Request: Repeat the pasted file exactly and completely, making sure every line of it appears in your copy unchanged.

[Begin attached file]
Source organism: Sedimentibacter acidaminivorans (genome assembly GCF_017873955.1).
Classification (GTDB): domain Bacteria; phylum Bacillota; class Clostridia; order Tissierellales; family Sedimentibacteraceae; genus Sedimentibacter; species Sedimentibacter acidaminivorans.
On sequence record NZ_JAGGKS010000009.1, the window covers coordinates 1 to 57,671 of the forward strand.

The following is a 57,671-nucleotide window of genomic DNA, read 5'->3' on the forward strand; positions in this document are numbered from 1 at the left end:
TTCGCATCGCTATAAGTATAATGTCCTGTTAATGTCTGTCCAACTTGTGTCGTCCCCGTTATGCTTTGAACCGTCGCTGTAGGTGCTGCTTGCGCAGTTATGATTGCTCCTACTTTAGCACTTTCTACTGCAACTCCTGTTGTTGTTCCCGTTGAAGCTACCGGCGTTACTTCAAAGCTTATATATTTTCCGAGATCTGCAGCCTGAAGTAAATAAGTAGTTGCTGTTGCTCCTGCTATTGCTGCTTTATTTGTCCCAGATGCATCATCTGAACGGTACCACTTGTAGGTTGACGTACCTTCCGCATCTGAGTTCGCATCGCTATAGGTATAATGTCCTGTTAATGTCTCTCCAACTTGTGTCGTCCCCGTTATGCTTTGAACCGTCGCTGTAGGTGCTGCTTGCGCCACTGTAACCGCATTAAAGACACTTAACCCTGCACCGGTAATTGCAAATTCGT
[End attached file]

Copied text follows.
Source organism: Sedimentibacter acidaminivorans (genome assembly GCF_017873955.1).
Classification (GTDB): domain Bacteria; phylum Bacillota; class Clostridia; order Tissierellales; family Sedimentibacteraceae; genus Sedimentibacter; species Sedimentibacter acidaminivorans.
On sequence record NZ_JAGGKS010000009.1, the window covers coordinates 1 to 57,671 of the forward strand.

The following is a 57,671-nucleotide window of genomic DNA, read 5'->3' on the forward strand; positions in this document are numbered from 1 at the left end:
TTCGCATCGCTATAAGTATAATGTCCTGTTAATGTCTGTCCAACTTGTGTCGTCCCCGTTATGCTTTGAACCGTCGCTGTAGGTGCTGCTTGCGCAGTTATGATTGCTCCTACTTTAGCACTTTCTACTGCAACTCCTGTTGTTGTTCCCGTTGAAGCTACCGGCGTTACTTCAAAGCTTATATATTTTCCGAGATCTGCAGCCTGAAGTAAATAAGTAGTTGCTGTTGCTCCTGCTATTGCTGCTTTATTTGTCCCAGATGCATCATCTGAACGGTACCACTTGTAGGTTGACGTACCTTCCGCATCTGAGTTCGCATCGCTATAGGTATAATGTCCTGTTAATGTCTCTCCAACTTGTGTCGTCCCCGTTATGCTTTGAACCGTCGCTGTAGGTGCTGCTTGCGCCACTGTAACCGCATTAAAGACACTTAACCCTGCACCGGTAATTGCAAATTCGT